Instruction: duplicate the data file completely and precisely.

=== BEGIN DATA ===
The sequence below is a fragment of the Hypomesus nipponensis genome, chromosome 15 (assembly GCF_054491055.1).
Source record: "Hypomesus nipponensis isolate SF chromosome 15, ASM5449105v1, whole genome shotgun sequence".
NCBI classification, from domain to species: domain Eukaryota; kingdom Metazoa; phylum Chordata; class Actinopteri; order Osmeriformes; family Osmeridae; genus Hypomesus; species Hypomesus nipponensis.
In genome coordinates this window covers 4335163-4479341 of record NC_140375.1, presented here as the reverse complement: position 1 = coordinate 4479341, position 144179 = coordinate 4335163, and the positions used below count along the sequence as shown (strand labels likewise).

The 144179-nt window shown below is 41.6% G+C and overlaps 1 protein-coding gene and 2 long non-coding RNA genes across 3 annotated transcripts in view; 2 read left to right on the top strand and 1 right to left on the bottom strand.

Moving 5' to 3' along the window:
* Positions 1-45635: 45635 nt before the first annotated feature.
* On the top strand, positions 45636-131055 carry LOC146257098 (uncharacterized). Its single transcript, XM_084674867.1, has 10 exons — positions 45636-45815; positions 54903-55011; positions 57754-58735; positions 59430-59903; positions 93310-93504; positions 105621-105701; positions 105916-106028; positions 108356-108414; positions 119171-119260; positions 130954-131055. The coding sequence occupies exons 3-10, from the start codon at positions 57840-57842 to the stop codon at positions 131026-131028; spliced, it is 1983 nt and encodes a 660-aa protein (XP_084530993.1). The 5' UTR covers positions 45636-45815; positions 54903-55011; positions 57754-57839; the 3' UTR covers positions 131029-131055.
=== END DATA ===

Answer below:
The sequence below is a fragment of the Hypomesus nipponensis genome, chromosome 15 (assembly GCF_054491055.1).
Source record: "Hypomesus nipponensis isolate SF chromosome 15, ASM5449105v1, whole genome shotgun sequence".
NCBI classification, from domain to species: domain Eukaryota; kingdom Metazoa; phylum Chordata; class Actinopteri; order Osmeriformes; family Osmeridae; genus Hypomesus; species Hypomesus nipponensis.
In genome coordinates this window covers 4335163-4479341 of record NC_140375.1, presented here as the reverse complement: position 1 = coordinate 4479341, position 144179 = coordinate 4335163, and the positions used below count along the sequence as shown (strand labels likewise).

The 144179-nt window shown below is 41.6% G+C and overlaps 1 protein-coding gene and 2 long non-coding RNA genes across 3 annotated transcripts in view; 2 read left to right on the top strand and 1 right to left on the bottom strand.

Moving 5' to 3' along the window:
* Positions 1-45635: 45635 nt before the first annotated feature.
* On the top strand, positions 45636-131055 carry LOC146257098 (uncharacterized). Its single transcript, XM_084674867.1, has 10 exons — positions 45636-45815; positions 54903-55011; positions 57754-58735; positions 59430-59903; positions 93310-93504; positions 105621-105701; positions 105916-106028; positions 108356-108414; positions 119171-119260; positions 130954-131055. The coding sequence occupies exons 3-10, from the start codon at positions 57840-57842 to the stop codon at positions 131026-131028; spliced, it is 1983 nt and encodes a 660-aa protein (XP_084530993.1). The 5' UTR covers positions 45636-45815; positions 54903-55011; positions 57754-57839; the 3' UTR covers positions 131029-131055.